When California Gov. Jerry Brown (D) announced a sweeping agreement last week among three West Coast states and a Canadian province on actions to fight climate change, he described the pact as likely to trigger a wave of similar activity.
"Next year, and the year after, and the year after that, this will spread until finally we get a real handle and grasp on what is the world's greatest existential challenge," Brown said.
He called the alliance among California, Oregon, Washington and British Columbia a "small but powerful first step."
It could take years to know whether the West Coast compact and any subsequent actions prove influential, said analysts familiar with the evolution of climate policies. Governments in the partnership pledged to attach a cost to carbon emissions, but Oregon and Washington must decide what approach they'll take. Any new rules must survive state legislatures. Economic and political ripples, if they happen, will take longer to manifest.
But some analysts, economists and political veterans said there are reasons to view the pact as significant.
"The most promising path forward on international climate change policy at present is bottom-up development of regional, national and subnational policies that become linked," said Robert Stavins, director of Harvard University's Environmental Economics Program. "Therefore, this [California, Washington, Oregon and British Columbia] announcement is potentially important because it could lead to further such linkage."
California has a history of enacting policies that have spread nationally, several noted. Those include the decision to regulate vehicle tailpipe emissions, a rule that spawned a need for automakers to improve vehicle fuel efficiency. That increased mileage rate eventually became the federal standard, said former Calif. Gov. Arnold Schwarzenegger (R).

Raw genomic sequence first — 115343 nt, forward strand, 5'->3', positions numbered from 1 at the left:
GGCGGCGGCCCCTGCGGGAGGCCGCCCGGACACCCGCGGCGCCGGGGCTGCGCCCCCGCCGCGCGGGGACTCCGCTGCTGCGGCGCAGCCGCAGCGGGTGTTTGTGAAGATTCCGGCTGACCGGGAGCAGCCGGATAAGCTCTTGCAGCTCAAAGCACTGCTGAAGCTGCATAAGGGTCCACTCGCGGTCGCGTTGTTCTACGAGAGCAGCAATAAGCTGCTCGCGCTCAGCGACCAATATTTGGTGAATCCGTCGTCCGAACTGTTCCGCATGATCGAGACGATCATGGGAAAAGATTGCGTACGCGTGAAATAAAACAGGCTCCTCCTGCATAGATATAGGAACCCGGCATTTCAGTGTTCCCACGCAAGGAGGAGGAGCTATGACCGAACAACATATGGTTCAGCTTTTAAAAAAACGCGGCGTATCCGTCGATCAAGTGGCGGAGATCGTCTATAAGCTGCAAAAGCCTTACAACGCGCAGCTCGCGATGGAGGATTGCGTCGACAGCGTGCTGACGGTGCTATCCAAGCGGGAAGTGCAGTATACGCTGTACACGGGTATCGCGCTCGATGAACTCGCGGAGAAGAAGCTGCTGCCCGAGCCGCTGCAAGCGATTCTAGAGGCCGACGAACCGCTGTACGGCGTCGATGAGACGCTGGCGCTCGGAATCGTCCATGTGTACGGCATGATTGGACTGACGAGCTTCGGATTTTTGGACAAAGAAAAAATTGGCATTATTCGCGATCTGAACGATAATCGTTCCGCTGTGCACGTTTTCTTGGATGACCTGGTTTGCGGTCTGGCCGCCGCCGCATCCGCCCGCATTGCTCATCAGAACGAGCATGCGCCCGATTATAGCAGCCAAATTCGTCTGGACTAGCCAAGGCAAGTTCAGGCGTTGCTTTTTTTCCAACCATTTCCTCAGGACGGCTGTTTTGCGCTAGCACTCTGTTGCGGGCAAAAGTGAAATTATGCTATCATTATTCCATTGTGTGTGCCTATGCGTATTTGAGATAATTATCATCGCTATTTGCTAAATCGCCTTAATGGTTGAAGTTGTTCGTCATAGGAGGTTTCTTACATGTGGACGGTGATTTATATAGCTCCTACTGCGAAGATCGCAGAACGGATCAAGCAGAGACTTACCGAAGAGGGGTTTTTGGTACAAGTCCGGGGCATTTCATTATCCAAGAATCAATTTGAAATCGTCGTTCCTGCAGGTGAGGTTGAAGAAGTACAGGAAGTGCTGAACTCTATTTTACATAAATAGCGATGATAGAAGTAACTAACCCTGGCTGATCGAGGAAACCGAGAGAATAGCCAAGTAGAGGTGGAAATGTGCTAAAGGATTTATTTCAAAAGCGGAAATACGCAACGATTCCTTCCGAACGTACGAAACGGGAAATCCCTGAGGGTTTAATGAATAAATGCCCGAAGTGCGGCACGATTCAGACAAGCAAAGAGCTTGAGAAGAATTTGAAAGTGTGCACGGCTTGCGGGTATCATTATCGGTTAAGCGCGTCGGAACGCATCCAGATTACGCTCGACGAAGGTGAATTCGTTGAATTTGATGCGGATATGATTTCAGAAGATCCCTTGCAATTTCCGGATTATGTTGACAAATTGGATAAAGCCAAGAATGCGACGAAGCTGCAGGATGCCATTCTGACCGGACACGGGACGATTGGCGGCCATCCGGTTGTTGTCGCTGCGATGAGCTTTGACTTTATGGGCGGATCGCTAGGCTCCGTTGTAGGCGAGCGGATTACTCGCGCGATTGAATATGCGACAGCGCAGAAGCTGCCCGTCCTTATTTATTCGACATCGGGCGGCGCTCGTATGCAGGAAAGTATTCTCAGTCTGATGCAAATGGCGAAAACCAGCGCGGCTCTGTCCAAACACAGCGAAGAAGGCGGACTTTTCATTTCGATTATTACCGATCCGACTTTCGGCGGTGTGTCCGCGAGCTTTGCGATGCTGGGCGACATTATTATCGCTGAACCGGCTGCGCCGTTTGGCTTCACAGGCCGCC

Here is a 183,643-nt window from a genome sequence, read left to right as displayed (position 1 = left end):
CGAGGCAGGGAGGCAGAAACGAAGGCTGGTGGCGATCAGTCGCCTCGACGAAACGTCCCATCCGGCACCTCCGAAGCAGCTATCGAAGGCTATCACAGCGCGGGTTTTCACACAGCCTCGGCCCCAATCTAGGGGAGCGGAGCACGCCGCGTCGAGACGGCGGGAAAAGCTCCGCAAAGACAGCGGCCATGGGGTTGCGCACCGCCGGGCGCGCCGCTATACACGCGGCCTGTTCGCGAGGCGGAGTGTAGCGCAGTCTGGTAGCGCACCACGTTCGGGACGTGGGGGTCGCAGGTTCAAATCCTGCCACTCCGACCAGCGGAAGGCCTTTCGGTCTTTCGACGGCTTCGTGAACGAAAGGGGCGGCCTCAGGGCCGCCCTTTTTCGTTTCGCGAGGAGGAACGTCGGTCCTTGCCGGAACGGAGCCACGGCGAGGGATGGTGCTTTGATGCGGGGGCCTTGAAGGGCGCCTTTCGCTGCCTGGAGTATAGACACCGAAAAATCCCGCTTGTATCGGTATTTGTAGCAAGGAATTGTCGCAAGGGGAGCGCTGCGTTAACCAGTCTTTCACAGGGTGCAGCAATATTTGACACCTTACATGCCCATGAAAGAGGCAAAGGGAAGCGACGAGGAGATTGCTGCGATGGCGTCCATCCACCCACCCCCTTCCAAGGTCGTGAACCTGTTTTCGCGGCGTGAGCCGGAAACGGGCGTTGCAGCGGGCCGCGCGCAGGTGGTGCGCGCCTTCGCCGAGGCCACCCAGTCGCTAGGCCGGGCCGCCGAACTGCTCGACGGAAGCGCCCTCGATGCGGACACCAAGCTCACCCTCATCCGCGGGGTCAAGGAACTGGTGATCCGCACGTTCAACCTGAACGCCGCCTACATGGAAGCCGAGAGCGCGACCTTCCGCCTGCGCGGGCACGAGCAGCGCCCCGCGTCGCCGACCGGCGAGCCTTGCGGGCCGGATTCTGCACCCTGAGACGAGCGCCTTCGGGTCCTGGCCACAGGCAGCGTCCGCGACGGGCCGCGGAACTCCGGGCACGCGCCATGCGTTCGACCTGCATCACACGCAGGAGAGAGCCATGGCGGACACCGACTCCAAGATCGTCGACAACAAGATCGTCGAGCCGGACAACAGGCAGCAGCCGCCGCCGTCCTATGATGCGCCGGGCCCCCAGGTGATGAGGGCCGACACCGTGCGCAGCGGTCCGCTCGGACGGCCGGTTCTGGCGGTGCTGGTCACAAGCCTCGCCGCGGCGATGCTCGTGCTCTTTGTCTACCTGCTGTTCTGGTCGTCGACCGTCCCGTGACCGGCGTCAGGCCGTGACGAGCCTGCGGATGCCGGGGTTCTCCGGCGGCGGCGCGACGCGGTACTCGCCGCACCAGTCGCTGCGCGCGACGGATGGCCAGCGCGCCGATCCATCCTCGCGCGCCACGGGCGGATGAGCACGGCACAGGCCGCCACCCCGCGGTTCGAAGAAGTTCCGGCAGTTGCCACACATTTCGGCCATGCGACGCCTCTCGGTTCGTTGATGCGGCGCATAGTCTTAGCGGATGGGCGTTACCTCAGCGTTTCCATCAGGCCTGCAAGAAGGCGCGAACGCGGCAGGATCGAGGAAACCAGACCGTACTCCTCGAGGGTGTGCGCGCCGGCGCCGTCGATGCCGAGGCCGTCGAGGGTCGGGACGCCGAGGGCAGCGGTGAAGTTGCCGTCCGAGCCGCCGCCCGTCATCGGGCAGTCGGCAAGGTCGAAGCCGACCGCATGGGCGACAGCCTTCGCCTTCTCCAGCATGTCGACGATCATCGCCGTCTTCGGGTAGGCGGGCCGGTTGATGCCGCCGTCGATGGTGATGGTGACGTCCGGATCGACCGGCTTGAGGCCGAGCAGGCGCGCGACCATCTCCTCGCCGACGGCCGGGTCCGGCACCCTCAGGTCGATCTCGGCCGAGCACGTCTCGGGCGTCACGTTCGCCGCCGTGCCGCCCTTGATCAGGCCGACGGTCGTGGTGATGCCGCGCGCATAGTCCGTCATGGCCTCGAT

"States, as we have seen in California, have tremendous power," said Schwarzenegger, who headed the state when it passed its climate law, A.B. 32, in 2006. Working at the state level to address global warming can be effective, he said.
"Instead of having the approach where there's one big agreement, I think that we can do a bottom-up approach," Schwarzenegger added. "Hopefully, the top also happens. So you have the bottom-up and the top-down approach. Eventually, you have those two meet, and then you create critical mass."
'A thunderclap' for EPA
The West Coast pact is important because of its timing, said Dallas Burtraw, a senior fellow at Resources for the Future. It comes as U.S. EPA drafts rules to regulate greenhouse gas emissions from existing power plants. States by 2016 will have to write plans on how they will satisfy those federal guidelines. Some are likely to want to use their existing state rules, he said.
"From the EPA's perspective, this is a thunderclap," Burtraw said. He added that it signals to EPA "that there are a couple more states that are interested in using a pricing approach to address greenhouse gases in their jurisdiction."